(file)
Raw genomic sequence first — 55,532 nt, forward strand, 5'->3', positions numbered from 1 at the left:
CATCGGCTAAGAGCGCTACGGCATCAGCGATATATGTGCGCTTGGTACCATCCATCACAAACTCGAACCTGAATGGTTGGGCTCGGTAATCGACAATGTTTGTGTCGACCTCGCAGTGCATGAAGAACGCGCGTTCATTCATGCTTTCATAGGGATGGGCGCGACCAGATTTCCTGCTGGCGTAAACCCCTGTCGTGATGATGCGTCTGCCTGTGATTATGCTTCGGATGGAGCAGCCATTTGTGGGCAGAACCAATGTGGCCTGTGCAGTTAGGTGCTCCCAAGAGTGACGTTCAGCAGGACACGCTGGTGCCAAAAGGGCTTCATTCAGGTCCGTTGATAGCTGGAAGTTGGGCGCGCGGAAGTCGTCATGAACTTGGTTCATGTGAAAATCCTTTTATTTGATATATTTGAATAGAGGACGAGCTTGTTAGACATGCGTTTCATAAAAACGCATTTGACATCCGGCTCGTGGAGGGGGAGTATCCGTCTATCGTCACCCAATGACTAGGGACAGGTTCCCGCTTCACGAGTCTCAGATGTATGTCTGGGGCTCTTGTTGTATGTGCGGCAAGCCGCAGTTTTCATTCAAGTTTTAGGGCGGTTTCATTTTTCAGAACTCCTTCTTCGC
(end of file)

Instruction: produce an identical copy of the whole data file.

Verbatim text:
Raw genomic sequence first — 55,532 nt, forward strand, 5'->3', positions numbered from 1 at the left:
CATCGGCTAAGAGCGCTACGGCATCAGCGATATATGTGCGCTTGGTACCATCCATCACAAACTCGAACCTGAATGGTTGGGCTCGGTAATCGACAATGTTTGTGTCGACCTCGCAGTGCATGAAGAACGCGCGTTCATTCATGCTTTCATAGGGATGGGCGCGACCAGATTTCCTGCTGGCGTAAACCCCTGTCGTGATGATGCGTCTGCCTGTGATTATGCTTCGGATGGAGCAGCCATTTGTGGGCAGAACCAATGTGGCCTGTGCAGTTAGGTGCTCCCAAGAGTGACGTTCAGCAGGACACGCTGGTGCCAAAAGGGCTTCATTCAGGTCCGTTGATAGCTGGAAGTTGGGCGCGCGGAAGTCGTCATGAACTTGGTTCATGTGAAAATCCTTTTATTTGATATATTTGAATAGAGGACGAGCTTGTTAGACATGCGTTTCATAAAAACGCATTTGACATCCGGCTCGTGGAGGGGGAGTATCCGTCTATCGTCACCCAATGACTAGGGACAGGTTCCCGCTTCACGAGTCTCAGATGTATGTCTGGGGCTCTTGTTGTATGTGCGGCAAGCCGCAGTTTTCATTCAAGTTTTAGGGCGGTTTCATTTTTCAGAACTCCTTCTTCGC